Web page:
Our game is simple, the user has to connect the dots so as to make something known to us, like an elephant, a man, flowers e.t.c.

The game is going to have a lot of levels, so, that means we will create and destroy dots all the time. So, it is a great chance to use object pooling pattern.

Let’s start with the Dot class.

As you can see this class creates only a dot. The code below creates the dot.

circle = new Ellipse2D.Float(posX, posY, radious * 2, radious * 2);

Additionally, a function named isColliding() checks if this dot intersects with a line.

The next step is to create an abstract Pool class. You can see the code below.

The constructor calls method init(). This method initializes the object with instances of Dot class.
Method addObj() is an abstract function. Also, there are 2 more methods, method size() returns the size of the object and the second removes all of the elements from objects.

DotPool class is extended by an abstract Pool class. Let’s take a look at the code :

Method addObj() adds a new instance in objects.

Method get() returns an instance of Dot if it exists, otherwise, it creates a new one. Also, it is a good practice, if there is not any available instance, to wait to get back one instead of creating a new one.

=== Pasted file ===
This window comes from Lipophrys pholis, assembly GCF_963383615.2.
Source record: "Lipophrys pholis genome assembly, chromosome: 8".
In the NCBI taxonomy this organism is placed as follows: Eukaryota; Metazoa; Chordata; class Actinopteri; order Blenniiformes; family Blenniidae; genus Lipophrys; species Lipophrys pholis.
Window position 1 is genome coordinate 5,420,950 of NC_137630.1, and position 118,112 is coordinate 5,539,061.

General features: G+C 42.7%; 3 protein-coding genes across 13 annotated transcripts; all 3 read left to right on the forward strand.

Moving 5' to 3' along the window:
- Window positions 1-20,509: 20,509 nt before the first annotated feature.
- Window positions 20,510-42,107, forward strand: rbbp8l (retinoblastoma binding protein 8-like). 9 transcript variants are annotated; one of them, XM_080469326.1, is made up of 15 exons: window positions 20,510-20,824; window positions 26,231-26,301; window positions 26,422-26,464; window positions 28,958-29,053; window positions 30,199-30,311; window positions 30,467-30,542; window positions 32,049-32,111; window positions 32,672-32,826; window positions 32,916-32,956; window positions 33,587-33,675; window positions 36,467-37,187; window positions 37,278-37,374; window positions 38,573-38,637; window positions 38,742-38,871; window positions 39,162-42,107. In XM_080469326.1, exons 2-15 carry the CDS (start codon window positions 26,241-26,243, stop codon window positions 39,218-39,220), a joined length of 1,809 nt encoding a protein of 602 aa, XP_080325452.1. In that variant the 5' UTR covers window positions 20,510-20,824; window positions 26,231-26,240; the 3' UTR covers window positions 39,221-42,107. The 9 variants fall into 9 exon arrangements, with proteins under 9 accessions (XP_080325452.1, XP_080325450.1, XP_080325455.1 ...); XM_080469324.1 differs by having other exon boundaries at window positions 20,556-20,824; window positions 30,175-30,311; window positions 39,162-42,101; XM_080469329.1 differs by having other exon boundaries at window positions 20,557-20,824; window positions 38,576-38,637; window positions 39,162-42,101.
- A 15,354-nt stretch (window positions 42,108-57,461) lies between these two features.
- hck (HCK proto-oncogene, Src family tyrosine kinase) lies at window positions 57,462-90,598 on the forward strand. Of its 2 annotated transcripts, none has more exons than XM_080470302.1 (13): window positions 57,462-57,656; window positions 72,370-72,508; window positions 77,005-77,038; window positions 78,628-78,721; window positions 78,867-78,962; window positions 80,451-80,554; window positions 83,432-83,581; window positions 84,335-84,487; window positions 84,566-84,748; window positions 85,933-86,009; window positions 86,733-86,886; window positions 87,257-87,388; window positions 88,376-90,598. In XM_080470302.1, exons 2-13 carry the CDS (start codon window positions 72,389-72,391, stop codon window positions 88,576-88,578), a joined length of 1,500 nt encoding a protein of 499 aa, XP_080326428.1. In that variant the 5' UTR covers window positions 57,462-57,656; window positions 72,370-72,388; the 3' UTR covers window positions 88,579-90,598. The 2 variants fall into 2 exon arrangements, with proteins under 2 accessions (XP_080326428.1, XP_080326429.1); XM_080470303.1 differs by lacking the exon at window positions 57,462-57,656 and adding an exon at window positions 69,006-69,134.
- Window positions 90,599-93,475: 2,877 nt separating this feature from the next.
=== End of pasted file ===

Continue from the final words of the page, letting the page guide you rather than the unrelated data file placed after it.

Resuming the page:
Method free(Object o) returns an instance to objects.

Last but not least, the Main class.

OUTPUT:

And this is the window that our code produces.

object pooling dot window

As you can see, Pool starts with 2 instances of Dot class. We get one instance and  1 remains in Pool. We get one more instance and we can see that size of the Pool is 0.

In the next step, we release the second instance back to the Pool, and Pool’s size is 1 again.

After that, we ask 2 more instances from Pool, but only one exists. So, Pool will create a new instance.

Now we release all the instances back to the Pool.